A. Generally, if we exclude those short term traders, we can put investors into two categories: active investors and passive investors.
An active investor is always busy, because he or she wants to study many different factors that impact the stocks he or she wants to invest.
Just imagine the list of factors active investors need to check out -
They probably will start from the macro economic conditions, will Fed raise the rate next month? Would China's devaluation of currency hurt our economy? What's the impact of gold's collapse? Which sectors will benefit from the rising rates? Which companies are best positioned in those improving sectors? Should we invest in the leader anticipating it will continue to lead, or a laggard anticipating a turnaround? How much cash does this company have right now, will generate next year? What is the PE today and the historical level? Does the recent dip of the price provide a good buying opportunity or indication of time to bail out? ...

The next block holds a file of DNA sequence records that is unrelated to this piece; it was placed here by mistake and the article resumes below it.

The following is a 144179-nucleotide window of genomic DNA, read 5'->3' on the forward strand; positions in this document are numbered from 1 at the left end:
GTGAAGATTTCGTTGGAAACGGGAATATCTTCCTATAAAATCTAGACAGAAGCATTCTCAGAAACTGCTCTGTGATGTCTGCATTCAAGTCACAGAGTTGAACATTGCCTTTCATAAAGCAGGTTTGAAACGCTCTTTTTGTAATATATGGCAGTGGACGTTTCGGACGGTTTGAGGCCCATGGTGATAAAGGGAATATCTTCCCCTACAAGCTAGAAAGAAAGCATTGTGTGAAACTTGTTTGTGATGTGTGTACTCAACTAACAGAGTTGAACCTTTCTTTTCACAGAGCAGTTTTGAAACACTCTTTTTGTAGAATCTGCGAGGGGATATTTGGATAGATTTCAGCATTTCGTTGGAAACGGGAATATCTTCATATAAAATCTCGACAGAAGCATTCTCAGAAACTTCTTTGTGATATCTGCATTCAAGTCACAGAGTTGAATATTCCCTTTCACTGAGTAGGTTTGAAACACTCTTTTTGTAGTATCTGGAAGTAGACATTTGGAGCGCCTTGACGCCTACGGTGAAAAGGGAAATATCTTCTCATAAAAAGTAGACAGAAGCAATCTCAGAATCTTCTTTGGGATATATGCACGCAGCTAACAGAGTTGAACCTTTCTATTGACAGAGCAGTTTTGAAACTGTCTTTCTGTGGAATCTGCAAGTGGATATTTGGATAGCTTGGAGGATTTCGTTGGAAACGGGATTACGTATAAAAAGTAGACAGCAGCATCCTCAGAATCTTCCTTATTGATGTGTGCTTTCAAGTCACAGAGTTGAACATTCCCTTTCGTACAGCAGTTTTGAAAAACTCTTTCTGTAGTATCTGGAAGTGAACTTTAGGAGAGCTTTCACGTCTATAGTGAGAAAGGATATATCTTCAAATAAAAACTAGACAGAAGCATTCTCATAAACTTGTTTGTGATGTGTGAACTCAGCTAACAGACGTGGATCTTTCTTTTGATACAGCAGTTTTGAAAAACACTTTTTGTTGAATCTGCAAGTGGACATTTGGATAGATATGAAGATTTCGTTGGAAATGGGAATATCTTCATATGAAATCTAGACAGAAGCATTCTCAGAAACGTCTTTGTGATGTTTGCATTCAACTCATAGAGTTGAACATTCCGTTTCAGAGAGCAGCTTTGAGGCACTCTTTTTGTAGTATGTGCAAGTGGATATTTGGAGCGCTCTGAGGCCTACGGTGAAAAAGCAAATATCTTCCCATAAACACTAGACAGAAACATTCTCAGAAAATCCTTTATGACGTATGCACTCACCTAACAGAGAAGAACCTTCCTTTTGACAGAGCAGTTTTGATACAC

In other words, an activate investor is someone who is energetic, confident on his or her macro and microeconomic research skills, and has good if not perfect marketing timing capabilities.
If you feel the above sound like a daunting task, which it is, maybe you want to become a passive investor.
Passive investor believe they couldn't predict the future, they make investment decisions based on historical long term records, they want to diversify to reduce correlation risks, they study their risk tolerance levels and design portfolios that match the risk tolerance levels, they rebalance periodically, then off pursuing things more interesting in their lives.
The Bottom Line
The bottom line is, passive investors tend to do well over the long term, despite short term fluctuations. Active investors work very hard, with nothing guaranteed, even for the long term.
What kind of investor do you want to be?